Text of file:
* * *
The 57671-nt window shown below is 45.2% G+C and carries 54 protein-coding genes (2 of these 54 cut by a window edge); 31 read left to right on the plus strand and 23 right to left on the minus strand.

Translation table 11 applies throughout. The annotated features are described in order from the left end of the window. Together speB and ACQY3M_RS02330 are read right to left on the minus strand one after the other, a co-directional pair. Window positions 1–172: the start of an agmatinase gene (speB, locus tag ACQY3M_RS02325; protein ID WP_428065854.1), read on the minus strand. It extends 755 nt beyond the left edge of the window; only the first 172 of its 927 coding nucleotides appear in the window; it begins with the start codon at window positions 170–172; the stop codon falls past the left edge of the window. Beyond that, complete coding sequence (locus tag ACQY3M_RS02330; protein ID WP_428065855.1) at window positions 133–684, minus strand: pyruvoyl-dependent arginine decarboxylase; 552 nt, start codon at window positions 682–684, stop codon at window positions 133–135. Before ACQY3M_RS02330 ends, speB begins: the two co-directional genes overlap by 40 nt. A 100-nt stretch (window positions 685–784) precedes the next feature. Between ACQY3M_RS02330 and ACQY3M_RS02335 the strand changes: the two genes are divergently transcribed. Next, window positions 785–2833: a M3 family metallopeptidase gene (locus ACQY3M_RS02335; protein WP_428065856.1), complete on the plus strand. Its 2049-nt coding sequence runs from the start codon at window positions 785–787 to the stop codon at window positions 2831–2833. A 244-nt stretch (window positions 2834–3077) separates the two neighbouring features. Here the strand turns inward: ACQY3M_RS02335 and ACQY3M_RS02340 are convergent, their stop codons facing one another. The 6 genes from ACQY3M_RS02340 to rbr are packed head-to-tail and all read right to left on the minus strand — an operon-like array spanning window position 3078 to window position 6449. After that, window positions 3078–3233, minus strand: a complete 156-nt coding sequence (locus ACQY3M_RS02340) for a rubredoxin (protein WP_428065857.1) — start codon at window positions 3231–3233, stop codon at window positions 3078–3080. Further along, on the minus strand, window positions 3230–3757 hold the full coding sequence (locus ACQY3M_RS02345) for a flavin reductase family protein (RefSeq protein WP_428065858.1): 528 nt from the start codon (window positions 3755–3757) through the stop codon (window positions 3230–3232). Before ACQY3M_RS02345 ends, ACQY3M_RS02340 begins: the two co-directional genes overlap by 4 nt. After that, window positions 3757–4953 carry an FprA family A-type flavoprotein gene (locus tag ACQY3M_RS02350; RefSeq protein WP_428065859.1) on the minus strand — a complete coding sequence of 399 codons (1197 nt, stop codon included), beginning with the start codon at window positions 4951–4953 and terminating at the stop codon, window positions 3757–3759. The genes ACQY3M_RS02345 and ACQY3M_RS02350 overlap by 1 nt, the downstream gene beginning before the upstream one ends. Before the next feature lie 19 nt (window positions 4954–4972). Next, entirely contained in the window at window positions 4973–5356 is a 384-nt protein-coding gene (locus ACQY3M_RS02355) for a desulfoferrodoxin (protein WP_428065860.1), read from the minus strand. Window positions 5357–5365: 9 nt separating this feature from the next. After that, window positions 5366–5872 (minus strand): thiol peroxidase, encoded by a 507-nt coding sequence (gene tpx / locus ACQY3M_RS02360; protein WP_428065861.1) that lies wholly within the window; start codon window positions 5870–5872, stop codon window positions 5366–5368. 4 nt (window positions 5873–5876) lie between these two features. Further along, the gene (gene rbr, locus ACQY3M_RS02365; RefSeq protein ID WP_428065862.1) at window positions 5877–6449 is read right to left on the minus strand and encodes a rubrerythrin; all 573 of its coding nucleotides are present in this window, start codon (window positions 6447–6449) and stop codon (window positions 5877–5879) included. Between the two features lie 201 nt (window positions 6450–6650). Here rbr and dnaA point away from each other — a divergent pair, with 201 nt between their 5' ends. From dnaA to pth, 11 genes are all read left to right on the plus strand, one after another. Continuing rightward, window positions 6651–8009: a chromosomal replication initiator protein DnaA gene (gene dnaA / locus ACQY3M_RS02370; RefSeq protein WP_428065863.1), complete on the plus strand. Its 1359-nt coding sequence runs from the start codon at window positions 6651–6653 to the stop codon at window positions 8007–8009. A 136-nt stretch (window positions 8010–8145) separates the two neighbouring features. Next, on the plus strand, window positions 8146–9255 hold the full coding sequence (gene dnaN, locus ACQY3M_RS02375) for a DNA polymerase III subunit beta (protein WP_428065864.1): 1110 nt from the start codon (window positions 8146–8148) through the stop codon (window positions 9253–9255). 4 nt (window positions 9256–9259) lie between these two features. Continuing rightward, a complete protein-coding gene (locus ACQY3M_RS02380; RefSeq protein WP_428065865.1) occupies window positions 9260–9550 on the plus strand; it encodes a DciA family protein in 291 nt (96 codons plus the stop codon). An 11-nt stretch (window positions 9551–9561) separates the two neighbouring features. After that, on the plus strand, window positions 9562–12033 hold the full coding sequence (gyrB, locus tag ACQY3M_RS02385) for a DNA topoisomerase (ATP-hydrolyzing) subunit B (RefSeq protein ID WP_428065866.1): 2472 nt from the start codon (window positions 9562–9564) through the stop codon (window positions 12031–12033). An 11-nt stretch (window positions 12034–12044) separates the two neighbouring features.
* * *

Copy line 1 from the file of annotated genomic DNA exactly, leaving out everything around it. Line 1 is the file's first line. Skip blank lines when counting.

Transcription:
The 57671-nt window shown below is 45.2% G+C and carries 54 protein-coding genes (2 of these 54 cut by a window edge); 31 read left to right on the plus strand and 23 right to left on the minus strand.